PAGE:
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J Clin Virol. 2010 Sep;49(1):58-60. doi: 10.1016/j.jcv.2010.06.006.

Direct immunofluorescence assay compared to cell culture for the diagnosis of mucocutaneous herpes simplex virus infections in children.

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Section of Pediatric Emergency Medicine, Baylor College of Medicine, 1102 Bates Avenue, Suite 1850, Houston, TX 77030, United States.



Direct immunofluorescence assay (DFA) is commonly used for the rapid identification of herpes simplex virus (HSV) infection in mucocutaneous lesions, yet little is known about its diagnostic accuracy.


To determine the diagnostic yield and accuracy of HSV DFA for the diagnosis of mucocutaneous HSV infection in pediatric patients.


Retrospective cross-sectional study of all patients who underwent HSV DFA testing by the Texas Children's Hospital Diagnostic Virology between January 1, 1995 and December 31, 2005. HSV DFA sensitivity, specificity, positive likelihood ratio (LRs), and negative LRs were estimated using viral culture as the reference standard.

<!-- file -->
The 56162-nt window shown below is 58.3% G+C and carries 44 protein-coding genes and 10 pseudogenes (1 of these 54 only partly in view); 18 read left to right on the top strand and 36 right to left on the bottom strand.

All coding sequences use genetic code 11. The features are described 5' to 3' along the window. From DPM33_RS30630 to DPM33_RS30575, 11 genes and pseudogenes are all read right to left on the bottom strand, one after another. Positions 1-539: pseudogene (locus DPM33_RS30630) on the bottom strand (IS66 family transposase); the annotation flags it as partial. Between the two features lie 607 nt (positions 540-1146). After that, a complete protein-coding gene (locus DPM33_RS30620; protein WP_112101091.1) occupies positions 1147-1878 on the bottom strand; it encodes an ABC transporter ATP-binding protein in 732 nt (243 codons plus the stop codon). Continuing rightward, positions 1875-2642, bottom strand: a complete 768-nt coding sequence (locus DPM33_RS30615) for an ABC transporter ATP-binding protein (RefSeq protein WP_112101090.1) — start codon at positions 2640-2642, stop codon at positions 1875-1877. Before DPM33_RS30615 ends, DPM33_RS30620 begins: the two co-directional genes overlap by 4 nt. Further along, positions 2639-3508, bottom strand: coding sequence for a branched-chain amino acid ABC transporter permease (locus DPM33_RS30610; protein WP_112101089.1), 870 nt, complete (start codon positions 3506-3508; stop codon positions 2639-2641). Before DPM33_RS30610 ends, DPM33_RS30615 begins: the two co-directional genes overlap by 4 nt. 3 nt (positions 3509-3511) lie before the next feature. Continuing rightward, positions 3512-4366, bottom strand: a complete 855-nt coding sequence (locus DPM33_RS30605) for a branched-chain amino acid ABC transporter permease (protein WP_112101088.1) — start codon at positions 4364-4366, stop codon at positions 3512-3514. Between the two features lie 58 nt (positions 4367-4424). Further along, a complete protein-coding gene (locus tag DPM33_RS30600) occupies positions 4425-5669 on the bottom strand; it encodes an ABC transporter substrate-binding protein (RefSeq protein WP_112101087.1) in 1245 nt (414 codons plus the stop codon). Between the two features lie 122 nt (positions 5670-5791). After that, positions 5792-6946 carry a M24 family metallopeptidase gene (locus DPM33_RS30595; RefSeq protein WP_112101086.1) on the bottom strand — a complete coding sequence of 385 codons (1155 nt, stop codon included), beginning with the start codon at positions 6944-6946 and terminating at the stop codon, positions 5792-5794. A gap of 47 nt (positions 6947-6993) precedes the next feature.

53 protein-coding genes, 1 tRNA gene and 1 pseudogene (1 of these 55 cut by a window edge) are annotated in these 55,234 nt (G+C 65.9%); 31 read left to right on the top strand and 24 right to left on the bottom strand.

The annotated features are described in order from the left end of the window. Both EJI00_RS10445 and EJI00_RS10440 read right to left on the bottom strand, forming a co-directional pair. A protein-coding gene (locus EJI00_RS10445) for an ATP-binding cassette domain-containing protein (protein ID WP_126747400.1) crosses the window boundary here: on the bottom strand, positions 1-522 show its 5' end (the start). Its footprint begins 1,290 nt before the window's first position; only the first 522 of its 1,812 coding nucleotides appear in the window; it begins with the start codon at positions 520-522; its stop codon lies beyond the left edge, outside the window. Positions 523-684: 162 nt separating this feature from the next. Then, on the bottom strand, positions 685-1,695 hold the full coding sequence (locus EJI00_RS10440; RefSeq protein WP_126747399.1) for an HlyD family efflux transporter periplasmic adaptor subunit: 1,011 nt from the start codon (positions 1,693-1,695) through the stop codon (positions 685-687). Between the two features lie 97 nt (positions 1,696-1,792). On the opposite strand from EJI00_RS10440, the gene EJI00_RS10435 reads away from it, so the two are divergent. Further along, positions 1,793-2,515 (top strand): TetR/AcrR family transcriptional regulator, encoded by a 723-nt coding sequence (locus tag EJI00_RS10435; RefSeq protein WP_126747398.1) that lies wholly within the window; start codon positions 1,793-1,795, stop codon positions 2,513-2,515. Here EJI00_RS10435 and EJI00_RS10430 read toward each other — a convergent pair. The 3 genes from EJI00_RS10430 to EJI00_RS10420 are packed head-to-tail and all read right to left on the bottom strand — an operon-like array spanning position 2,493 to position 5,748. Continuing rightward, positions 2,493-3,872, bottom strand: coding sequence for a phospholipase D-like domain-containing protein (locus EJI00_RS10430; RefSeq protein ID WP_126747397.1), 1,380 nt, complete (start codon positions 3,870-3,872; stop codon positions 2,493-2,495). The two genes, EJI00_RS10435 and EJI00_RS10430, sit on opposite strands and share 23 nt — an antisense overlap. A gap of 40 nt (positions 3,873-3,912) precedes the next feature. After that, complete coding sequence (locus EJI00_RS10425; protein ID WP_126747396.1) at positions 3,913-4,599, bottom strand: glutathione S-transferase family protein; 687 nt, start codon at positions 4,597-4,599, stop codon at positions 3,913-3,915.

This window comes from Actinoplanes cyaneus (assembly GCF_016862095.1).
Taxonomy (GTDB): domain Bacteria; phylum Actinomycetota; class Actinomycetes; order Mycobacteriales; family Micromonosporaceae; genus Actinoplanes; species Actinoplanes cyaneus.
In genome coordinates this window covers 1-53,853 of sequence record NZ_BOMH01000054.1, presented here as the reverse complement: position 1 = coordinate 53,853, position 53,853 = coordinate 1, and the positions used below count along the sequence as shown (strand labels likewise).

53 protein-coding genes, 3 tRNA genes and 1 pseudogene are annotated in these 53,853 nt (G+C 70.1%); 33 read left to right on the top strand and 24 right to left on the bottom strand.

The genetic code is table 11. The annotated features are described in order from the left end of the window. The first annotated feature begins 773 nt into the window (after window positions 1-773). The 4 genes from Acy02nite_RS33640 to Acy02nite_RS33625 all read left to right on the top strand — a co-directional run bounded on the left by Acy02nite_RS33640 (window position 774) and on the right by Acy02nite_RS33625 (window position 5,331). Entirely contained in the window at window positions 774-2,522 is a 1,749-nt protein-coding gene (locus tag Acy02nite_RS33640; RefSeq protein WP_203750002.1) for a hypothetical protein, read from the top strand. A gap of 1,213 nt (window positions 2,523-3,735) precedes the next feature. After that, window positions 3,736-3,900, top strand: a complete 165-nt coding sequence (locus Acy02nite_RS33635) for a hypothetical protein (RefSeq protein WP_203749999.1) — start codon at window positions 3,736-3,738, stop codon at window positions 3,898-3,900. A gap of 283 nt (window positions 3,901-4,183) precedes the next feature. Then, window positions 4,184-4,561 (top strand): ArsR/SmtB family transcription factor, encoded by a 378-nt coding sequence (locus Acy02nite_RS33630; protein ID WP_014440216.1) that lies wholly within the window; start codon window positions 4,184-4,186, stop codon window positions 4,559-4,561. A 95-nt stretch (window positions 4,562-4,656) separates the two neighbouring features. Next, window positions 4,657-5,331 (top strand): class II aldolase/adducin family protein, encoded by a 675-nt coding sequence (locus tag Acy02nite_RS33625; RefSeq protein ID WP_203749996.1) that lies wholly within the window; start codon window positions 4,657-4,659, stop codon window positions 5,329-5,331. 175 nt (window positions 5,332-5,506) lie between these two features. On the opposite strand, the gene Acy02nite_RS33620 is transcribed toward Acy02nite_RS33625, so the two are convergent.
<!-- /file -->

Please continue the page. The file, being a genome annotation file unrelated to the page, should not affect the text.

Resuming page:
659 specimens were submitted for HSV DFA with concurrent viral cultures. Viral cultures were positive for HSV type 1 in 158 (24%) and HSV type 2 in 2 (0.3%). There were 433 different patients with a median age of 8.6 years. Types of lesions were as follows: 50% ulcerative, 26% vesicular, 8% erythema or purpura, 5% pustular, and 11% missing. Of the 659 specimens submitted for HSV DFA, 160 (24%) were inconclusive due to inadequate cells. Of the 499 adequate specimens, overall HSV DFA test accuracy was: sensitivity 61%, specificity 99%, LR positive 40, and LR negative 0.39.


A quarter of specimens submitted for HSV DFA testing are not adequate for DFA testing. When HSV DFA can be performed, it is specific, but not sensitive, for the identification of mucocutaneous HSV infection in children.

[Indexed for MEDLINE]

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